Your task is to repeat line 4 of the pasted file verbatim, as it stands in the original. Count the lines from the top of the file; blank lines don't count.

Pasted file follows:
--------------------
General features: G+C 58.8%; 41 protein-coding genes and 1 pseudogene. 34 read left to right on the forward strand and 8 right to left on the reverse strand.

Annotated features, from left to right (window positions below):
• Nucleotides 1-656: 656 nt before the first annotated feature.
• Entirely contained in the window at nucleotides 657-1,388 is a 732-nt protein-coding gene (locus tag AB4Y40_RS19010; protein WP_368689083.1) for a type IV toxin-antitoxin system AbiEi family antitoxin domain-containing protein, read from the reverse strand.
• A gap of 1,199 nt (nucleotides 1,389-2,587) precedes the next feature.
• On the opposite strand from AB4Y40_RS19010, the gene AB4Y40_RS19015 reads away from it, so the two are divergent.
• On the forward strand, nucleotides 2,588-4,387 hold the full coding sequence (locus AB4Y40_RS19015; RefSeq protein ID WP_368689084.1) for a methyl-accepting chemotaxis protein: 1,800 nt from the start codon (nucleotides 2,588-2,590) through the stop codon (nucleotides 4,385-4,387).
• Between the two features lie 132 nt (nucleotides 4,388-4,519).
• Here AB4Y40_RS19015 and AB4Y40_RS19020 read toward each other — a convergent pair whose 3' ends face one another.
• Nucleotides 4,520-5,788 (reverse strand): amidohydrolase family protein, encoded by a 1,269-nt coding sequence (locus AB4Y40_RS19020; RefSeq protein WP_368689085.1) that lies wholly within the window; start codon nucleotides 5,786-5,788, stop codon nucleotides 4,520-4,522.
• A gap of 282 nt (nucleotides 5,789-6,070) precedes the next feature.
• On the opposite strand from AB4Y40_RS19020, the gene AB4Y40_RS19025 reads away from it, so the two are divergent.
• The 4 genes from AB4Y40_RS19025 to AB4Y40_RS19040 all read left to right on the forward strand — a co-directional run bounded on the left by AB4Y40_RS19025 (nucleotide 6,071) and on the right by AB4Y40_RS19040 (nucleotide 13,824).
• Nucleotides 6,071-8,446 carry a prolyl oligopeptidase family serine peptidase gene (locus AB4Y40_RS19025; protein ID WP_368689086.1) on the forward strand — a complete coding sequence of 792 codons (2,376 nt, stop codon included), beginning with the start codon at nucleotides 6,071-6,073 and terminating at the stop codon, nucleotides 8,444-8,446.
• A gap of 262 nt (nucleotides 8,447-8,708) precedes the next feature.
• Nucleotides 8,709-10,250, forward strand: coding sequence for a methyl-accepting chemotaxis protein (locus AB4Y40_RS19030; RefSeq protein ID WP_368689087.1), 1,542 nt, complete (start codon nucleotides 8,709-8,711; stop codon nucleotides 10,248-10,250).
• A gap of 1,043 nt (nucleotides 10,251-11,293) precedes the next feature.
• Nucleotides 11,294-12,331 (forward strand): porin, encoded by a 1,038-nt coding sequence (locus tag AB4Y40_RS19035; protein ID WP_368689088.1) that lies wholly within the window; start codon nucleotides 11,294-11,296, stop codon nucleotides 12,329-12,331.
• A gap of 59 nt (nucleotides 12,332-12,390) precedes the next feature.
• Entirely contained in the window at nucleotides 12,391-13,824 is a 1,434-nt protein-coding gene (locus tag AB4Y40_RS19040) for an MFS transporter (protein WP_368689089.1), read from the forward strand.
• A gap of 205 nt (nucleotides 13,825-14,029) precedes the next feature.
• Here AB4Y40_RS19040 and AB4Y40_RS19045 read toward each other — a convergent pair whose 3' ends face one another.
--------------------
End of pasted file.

• Entirely contained in the window at nucleotides 657-1,388 is a 732-nt protein-coding gene (locus tag AB4Y40_RS19010; protein WP_368689083.1) for a type IV toxin-antitoxin system AbiEi family antitoxin domain-containing protein, read from the reverse strand.